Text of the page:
February 2013


I am the kind of writer who doesn't use an outline approach to expressing myself. Somehow, such an orderly approach to capturing my thinking seems confining. Rather, I just write things down when they "come" to me,  save these snippets, and then weave them together when I have a sufficient number in my basket of ideas.

For the last year or so, I have been working on a major paper, tentatively titled, Leadership in Complex Times: Must-Have Leadership Qualities and Abilities.

I touched on some of these qualities/abilities in the February 2012 issue of Anticipate. Since then I have continued my work and what follows are a few snippets I am in the process of weaving together.

Catalytic Thinking
and Disruptive Inquiry

Our organizations must embrace catalytic thinking and disruptive inquiry. Yes we need plans, policies, and orderly structures,  but the pace and degree of change are such that steadfast devotion to prescriptions, formulas, and rules can blind us to the imperative to alter or dramatically change not only what we are doing, but why. 

Like a substance that  increases the rate of change in a chemical reaction, I suggest an effective leader in complex times like these must be able to not only facilitate conversations but also trigger ideas, ignite passion, and stir a desire for change into the organizational soup. 

Often we do not even know the questions we should be asking but move forward trying to come up with new answers to old questions. Leaders need to stop themselves from asking status quo questions that elicit safe answers and at best toe dipping in the waters of transformation.

Find the Positive
All too frequently leaders in the sector are overly positional and unfortunately adversarial. We see this in government when opposition parties seem to continually lambast the government, find fault with everything, and point out that not enough is being done. It is almost an automatic reflex, and from where I sit is most often antithetical to effective leadership.

Not too long ago, Alberta’s Premier Redford announced that the Province was going to embark on a poverty reduction strategy and also undertake actions that would end child poverty in five years. Within an hour, non-profit groups were criticizing the Premier for not having sufficient details identified in the strategy announcement.
Somehow, those voices forgot that all of us who work with the poor had been calling on the Province of Alberta for many years to recognize poverty as a major issue and to make a commitment to address it. Instead of raking the Premier through the coals for not offering up a comprehensive strategy, perhaps a better strategy would have been to celebrate the announcement and to voice our willingness to work with the Province to create one.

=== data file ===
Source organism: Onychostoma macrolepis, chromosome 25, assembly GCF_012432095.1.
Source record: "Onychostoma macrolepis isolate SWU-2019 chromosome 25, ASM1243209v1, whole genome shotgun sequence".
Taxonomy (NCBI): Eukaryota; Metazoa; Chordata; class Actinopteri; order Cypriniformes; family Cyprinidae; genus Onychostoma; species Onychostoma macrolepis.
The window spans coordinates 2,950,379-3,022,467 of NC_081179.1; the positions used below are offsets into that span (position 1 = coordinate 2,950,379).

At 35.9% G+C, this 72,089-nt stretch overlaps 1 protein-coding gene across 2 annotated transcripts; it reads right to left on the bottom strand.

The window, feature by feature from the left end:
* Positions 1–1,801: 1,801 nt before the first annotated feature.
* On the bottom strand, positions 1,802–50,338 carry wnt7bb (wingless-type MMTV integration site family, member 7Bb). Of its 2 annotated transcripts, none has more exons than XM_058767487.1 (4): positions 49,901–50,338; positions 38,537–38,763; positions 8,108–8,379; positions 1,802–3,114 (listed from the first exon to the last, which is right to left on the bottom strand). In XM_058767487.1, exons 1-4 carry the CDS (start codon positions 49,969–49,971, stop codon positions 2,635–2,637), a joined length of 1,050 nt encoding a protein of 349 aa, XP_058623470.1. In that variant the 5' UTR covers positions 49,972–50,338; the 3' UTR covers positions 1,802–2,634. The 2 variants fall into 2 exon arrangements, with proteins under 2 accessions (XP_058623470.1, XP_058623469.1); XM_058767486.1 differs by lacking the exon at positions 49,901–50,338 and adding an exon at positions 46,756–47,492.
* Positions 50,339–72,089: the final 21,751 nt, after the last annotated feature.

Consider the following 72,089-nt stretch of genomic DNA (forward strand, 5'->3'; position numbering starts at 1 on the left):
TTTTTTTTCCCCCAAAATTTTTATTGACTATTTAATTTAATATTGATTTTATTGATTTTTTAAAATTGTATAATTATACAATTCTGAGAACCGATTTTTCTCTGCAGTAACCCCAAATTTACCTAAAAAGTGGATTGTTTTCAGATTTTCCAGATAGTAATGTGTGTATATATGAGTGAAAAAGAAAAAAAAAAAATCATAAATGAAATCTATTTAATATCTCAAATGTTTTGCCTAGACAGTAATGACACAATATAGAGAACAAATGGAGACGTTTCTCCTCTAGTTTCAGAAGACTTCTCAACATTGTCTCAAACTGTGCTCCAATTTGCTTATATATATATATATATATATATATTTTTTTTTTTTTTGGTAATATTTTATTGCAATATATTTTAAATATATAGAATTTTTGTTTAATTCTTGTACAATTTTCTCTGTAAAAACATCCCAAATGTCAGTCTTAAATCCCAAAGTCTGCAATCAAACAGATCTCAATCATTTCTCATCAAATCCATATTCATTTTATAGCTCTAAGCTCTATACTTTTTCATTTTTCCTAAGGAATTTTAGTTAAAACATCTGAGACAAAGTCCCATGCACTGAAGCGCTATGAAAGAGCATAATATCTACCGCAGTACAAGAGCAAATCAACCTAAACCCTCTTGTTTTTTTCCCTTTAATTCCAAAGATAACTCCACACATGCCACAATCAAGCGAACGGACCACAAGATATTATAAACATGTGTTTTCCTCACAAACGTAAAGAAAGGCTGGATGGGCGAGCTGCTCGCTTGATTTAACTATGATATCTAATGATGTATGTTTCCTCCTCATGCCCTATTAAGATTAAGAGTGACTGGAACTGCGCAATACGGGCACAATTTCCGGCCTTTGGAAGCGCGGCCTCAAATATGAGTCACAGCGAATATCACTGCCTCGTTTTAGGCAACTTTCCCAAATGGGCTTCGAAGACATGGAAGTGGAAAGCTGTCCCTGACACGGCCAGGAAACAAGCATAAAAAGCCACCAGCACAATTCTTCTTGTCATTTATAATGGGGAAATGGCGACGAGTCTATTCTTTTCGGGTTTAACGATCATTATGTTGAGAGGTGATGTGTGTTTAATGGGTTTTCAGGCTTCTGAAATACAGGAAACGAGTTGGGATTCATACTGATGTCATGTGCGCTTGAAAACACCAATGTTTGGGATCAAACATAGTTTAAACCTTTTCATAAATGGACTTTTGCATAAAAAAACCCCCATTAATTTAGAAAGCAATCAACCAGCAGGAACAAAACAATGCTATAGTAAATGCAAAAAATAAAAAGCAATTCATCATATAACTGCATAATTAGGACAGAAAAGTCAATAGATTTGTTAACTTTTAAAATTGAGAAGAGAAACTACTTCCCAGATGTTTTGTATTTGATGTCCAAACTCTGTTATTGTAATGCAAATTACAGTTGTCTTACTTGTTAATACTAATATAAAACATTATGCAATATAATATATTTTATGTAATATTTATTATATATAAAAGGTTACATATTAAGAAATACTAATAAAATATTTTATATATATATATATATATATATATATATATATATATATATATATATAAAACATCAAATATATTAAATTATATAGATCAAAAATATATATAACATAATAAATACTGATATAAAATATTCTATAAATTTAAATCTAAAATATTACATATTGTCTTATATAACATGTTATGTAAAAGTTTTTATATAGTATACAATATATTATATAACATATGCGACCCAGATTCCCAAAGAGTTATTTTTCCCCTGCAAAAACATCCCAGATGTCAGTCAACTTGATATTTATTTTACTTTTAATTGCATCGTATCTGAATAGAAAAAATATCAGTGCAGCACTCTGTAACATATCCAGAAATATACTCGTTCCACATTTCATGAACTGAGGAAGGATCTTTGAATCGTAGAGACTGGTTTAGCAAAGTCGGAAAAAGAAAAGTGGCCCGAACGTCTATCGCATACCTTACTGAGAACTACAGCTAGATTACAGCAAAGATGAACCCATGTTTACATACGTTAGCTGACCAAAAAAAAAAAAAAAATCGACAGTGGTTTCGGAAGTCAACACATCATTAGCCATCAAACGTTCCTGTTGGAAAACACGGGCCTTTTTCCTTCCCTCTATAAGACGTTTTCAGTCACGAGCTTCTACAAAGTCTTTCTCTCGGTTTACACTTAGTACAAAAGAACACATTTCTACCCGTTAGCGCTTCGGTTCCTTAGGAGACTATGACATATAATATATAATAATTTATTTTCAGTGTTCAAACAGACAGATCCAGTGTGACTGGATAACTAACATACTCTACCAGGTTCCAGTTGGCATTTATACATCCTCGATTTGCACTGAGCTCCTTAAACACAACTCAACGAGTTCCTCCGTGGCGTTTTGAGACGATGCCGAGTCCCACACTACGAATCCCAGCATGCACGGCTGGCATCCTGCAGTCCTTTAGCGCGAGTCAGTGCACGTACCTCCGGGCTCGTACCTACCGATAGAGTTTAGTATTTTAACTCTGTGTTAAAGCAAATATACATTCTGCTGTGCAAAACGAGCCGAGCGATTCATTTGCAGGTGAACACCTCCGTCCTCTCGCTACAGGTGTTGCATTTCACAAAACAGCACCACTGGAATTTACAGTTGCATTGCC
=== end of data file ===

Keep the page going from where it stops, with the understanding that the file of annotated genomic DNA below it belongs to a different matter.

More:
Imagine, if you will, the criticisms that would have flowed if indeed the Province of Alberta had announced a comprehensive strategy. I wonder if the same voices would have criticized the Premier for not consulting with the community before releasing such a detailed strategy.
Operating in positional and rigid conditions typically achieve little more than lose-lose scenarios.  Finding the positive does not mean ignoring differences. It does not mean collective work to create a poverty reduction strategy will produce a panacea of like-mindedness. However, if we engage one another from the viewpoint that everyone has a common or at least similar aspiration and if we focus on building positive relationships around that, we stand a better chance of creating synergy and moving forward together. 
Leaders create opportunities for engagement, especially with those where they anticipate differences. They do not see advocacy as a vitriolic undertaking. They point toward areas of common interest and make invitations to address them. Effective leaders know that effective collaboration does not rise up out of a miasma of criticism and blame.
Change Leadership, Not Management
Change leadership calls for leaders to understand and accept that people identify with their work. Their mental and emotional view of self is entwined with the work they do and the accepted reasons about why they do it. As well, their work is more often than not aligned with the education and experience they bring with them and the aspirations they have as professionals. Changing those fundamental aspects of self is a huge and unnerving undertaking.
Such personal change cannot be decreed or brought about by strategy workshops. There is not a course to take that will result in personal transformation. Rather leaders must be able to give birth to and sustain an environment of inquiry and reflection, authentic dialogue, and transparent, honest communications about the challenges all individuals are facing together.